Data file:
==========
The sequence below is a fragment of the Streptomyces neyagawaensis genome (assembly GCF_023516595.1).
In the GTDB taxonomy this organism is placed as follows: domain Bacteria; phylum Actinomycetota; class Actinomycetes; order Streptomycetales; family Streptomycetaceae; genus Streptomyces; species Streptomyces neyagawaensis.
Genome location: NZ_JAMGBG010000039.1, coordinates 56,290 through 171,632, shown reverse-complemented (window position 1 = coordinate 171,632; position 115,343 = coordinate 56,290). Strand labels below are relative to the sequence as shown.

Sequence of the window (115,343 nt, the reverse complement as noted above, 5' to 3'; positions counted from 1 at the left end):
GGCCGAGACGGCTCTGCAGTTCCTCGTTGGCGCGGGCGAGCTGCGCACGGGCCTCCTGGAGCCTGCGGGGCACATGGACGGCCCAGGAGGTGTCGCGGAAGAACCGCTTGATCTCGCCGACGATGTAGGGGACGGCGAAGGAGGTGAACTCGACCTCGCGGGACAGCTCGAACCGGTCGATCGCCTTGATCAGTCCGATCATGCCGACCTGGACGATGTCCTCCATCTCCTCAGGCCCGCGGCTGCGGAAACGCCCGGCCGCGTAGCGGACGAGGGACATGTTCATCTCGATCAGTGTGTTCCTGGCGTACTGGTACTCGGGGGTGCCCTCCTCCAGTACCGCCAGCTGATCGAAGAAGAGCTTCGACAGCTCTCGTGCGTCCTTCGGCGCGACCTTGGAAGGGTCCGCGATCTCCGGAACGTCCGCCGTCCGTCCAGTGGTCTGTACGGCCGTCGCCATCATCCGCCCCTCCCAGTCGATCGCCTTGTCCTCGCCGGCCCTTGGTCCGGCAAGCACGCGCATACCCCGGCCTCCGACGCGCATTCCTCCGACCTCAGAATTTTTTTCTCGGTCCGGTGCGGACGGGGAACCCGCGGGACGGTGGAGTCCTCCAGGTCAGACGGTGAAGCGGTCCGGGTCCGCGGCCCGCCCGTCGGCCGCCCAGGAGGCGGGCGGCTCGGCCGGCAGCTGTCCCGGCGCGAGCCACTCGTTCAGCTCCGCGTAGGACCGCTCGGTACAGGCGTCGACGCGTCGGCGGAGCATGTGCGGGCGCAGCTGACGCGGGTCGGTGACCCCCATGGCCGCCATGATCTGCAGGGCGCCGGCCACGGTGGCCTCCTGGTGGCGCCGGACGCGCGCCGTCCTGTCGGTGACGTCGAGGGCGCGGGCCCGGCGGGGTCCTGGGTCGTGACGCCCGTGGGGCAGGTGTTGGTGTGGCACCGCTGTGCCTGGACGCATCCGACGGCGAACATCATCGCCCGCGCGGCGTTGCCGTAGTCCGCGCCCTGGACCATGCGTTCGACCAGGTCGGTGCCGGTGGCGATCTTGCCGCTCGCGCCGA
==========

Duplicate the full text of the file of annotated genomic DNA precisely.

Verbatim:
The sequence below is a fragment of the Streptomyces neyagawaensis genome (assembly GCF_023516595.1).
In the GTDB taxonomy this organism is placed as follows: domain Bacteria; phylum Actinomycetota; class Actinomycetes; order Streptomycetales; family Streptomycetaceae; genus Streptomyces; species Streptomyces neyagawaensis.
Genome location: NZ_JAMGBG010000039.1, coordinates 56,290 through 171,632, shown reverse-complemented (window position 1 = coordinate 171,632; position 115,343 = coordinate 56,290). Strand labels below are relative to the sequence as shown.

Sequence of the window (115,343 nt, the reverse complement as noted above, 5' to 3'; positions counted from 1 at the left end):
GGCCGAGACGGCTCTGCAGTTCCTCGTTGGCGCGGGCGAGCTGCGCACGGGCCTCCTGGAGCCTGCGGGGCACATGGACGGCCCAGGAGGTGTCGCGGAAGAACCGCTTGATCTCGCCGACGATGTAGGGGACGGCGAAGGAGGTGAACTCGACCTCGCGGGACAGCTCGAACCGGTCGATCGCCTTGATCAGTCCGATCATGCCGACCTGGACGATGTCCTCCATCTCCTCAGGCCCGCGGCTGCGGAAACGCCCGGCCGCGTAGCGGACGAGGGACATGTTCATCTCGATCAGTGTGTTCCTGGCGTACTGGTACTCGGGGGTGCCCTCCTCCAGTACCGCCAGCTGATCGAAGAAGAGCTTCGACAGCTCTCGTGCGTCCTTCGGCGCGACCTTGGAAGGGTCCGCGATCTCCGGAACGTCCGCCGTCCGTCCAGTGGTCTGTACGGCCGTCGCCATCATCCGCCCCTCCCAGTCGATCGCCTTGTCCTCGCCGGCCCTTGGTCCGGCAAGCACGCGCATACCCCGGCCTCCGACGCGCATTCCTCCGACCTCAGAATTTTTTTCTCGGTCCGGTGCGGACGGGGAACCCGCGGGACGGTGGAGTCCTCCAGGTCAGACGGTGAAGCGGTCCGGGTCCGCGGCCCGCCCGTCGGCCGCCCAGGAGGCGGGCGGCTCGGCCGGCAGCTGTCCCGGCGCGAGCCACTCGTTCAGCTCCGCGTAGGACCGCTCGGTACAGGCGTCGACGCGTCGGCGGAGCATGTGCGGGCGCAGCTGACGCGGGTCGGTGACCCCCATGGCCGCCATGATCTGCAGGGCGCCGGCCACGGTGGCCTCCTGGTGGCGCCGGACGCGCGCCGTCCTGTCGGTGACGTCGAGGGCGCGGGCCCGGCGGGGTCCTGGGTCGTGACGCCCGTGGGGCAGGTGTTGGTGTGGCACCGCTGTGCCTGGACGCATCCGACGGCGAACATCATCGCCCGCGCGGCGTTGCCGTAGTCCGCGCCCTGGACCATGCGTTCGACCAGGTCGGTGCCGGTGGCGATCTTGCCGCTCGCGCCGA